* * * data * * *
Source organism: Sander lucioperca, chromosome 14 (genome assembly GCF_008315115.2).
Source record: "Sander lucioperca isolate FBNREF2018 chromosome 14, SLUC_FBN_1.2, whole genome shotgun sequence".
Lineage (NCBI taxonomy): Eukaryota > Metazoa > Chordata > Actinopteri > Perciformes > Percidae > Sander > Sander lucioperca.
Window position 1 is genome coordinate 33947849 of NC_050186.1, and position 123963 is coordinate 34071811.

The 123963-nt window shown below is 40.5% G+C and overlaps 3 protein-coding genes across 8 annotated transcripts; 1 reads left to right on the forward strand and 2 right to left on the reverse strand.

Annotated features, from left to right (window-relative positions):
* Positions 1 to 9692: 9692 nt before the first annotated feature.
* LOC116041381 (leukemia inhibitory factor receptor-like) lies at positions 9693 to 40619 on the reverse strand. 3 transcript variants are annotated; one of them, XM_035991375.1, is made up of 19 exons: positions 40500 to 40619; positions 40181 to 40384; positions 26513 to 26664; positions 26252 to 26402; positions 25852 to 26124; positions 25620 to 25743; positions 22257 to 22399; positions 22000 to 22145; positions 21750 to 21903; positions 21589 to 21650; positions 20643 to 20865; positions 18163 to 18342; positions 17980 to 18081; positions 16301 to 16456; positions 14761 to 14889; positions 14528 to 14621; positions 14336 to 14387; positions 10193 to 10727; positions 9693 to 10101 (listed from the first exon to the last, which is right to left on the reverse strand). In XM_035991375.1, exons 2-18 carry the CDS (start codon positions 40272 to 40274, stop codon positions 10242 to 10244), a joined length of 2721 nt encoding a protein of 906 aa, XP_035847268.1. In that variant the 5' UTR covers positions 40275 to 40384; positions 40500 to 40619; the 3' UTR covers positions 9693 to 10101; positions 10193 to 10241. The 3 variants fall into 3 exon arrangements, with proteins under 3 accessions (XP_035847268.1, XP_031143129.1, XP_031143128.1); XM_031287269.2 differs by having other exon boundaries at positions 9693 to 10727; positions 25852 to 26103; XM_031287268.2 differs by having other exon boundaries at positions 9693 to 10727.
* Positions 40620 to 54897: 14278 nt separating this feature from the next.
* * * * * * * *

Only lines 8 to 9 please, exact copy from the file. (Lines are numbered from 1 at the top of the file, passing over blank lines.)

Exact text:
* LOC116041381 (leukemia inhibitory factor receptor-like) lies at positions 9693 to 40619 on the reverse strand. 3 transcript variants are annotated; one of them, XM_035991375.1, is made up of 19 exons: positions 40500 to 40619; positions 40181 to 40384; positions 26513 to 26664; positions 26252 to 26402; positions 25852 to 26124; positions 25620 to 25743; positions 22257 to 22399; positions 22000 to 22145; positions 21750 to 21903; positions 21589 to 21650; positions 20643 to 20865; positions 18163 to 18342; positions 17980 to 18081; positions 16301 to 16456; positions 14761 to 14889; positions 14528 to 14621; positions 14336 to 14387; positions 10193 to 10727; positions 9693 to 10101 (listed from the first exon to the last, which is right to left on the reverse strand). In XM_035991375.1, exons 2-18 carry the CDS (start codon positions 40272 to 40274, stop codon positions 10242 to 10244), a joined length of 2721 nt encoding a protein of 906 aa, XP_035847268.1. In that variant the 5' UTR covers positions 40275 to 40384; positions 40500 to 40619; the 3' UTR covers positions 9693 to 10101; positions 10193 to 10241. The 3 variants fall into 3 exon arrangements, with proteins under 3 accessions (XP_035847268.1, XP_031143129.1, XP_031143128.1); XM_031287269.2 differs by having other exon boundaries at positions 9693 to 10727; positions 25852 to 26103; XM_031287268.2 differs by having other exon boundaries at positions 9693 to 10727.
* Positions 40620 to 54897: 14278 nt separating this feature from the next.